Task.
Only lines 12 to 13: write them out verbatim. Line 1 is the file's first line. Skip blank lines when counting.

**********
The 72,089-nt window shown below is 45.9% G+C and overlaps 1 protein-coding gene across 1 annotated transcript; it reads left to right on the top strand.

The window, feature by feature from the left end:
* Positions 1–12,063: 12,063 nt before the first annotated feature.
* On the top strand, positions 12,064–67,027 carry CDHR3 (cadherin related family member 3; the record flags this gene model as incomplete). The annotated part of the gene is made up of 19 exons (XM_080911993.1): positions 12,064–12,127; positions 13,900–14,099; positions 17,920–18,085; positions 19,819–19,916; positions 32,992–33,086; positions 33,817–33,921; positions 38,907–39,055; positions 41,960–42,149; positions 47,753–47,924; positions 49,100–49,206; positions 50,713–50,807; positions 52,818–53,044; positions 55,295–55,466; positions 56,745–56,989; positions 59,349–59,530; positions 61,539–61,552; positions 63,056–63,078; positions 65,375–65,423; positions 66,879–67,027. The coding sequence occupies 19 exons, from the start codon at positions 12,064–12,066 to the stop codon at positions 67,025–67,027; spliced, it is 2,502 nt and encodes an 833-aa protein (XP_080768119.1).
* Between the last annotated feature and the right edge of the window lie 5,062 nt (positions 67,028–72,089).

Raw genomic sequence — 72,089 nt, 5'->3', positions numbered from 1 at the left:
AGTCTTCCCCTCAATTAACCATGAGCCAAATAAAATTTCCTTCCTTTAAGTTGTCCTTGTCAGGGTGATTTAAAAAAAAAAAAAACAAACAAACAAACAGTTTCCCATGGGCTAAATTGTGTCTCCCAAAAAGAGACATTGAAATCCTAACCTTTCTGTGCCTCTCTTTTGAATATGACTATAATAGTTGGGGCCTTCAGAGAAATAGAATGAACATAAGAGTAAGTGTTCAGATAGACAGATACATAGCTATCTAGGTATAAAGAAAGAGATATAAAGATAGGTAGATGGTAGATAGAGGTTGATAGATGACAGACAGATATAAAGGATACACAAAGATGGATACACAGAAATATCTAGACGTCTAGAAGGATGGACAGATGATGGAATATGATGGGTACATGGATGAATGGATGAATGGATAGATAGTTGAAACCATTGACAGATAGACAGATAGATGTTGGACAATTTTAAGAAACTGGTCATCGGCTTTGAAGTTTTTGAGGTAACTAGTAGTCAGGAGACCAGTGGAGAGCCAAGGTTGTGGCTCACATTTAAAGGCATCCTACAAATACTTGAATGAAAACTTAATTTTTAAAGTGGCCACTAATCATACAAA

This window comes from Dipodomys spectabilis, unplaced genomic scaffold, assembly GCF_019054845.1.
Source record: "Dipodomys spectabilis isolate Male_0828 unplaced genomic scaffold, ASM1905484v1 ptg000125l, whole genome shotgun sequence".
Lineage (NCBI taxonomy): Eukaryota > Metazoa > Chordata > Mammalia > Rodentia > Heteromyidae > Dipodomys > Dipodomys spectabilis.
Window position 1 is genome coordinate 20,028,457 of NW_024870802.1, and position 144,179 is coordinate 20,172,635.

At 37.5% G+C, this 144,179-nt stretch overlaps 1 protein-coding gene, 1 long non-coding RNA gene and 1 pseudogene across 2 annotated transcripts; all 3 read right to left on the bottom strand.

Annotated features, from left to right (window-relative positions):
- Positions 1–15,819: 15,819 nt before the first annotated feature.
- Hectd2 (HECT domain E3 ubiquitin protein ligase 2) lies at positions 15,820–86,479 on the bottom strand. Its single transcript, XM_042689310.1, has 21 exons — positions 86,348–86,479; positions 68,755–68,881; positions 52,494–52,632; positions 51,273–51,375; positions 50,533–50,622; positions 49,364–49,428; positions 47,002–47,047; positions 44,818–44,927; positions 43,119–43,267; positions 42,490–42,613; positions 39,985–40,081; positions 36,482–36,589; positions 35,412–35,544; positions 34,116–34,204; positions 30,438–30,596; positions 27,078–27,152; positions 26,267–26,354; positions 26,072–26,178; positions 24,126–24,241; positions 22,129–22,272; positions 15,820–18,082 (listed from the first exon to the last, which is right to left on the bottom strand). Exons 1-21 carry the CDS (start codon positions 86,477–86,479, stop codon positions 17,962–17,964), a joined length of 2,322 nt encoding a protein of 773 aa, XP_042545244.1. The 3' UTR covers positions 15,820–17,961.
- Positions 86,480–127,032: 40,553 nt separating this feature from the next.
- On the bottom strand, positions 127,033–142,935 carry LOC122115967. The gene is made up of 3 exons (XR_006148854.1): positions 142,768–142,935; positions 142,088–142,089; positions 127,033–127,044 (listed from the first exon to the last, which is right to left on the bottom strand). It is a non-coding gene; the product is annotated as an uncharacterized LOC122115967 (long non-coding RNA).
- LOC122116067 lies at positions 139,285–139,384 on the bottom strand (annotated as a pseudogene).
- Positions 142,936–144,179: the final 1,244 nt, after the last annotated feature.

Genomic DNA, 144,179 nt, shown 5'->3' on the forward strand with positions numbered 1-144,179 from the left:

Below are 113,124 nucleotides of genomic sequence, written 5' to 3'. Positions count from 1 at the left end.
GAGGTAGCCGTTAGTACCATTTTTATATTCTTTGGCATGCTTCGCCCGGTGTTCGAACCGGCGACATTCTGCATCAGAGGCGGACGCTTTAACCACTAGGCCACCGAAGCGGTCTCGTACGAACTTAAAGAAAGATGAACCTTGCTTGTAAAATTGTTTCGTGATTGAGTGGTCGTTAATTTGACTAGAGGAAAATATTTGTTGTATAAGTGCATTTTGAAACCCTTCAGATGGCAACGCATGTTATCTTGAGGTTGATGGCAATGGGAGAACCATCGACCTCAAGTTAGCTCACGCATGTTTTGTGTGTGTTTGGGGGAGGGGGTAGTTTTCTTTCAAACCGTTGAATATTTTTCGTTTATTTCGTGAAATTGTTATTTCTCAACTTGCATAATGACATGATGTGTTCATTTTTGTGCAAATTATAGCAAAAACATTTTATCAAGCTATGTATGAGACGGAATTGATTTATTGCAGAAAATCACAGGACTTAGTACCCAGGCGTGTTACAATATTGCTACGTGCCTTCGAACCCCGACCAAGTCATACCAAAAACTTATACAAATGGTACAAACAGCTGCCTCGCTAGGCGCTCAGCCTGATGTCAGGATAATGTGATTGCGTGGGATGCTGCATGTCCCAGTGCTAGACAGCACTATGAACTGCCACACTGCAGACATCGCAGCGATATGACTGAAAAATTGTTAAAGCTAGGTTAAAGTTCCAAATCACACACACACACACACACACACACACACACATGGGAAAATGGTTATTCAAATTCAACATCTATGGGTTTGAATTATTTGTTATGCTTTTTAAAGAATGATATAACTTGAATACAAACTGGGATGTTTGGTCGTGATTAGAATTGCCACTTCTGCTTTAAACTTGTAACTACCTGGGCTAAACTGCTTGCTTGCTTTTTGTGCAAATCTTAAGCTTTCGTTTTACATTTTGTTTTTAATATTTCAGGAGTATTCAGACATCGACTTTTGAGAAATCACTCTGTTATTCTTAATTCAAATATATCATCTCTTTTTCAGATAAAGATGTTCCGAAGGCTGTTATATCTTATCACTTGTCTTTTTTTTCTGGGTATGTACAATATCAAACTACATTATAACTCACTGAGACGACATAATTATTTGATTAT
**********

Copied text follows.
At 37.5% G+C, this 144,179-nt stretch overlaps 1 protein-coding gene, 1 long non-coding RNA gene and 1 pseudogene across 2 annotated transcripts; all 3 read right to left on the bottom strand.

Annotated features, from left to right (window-relative positions):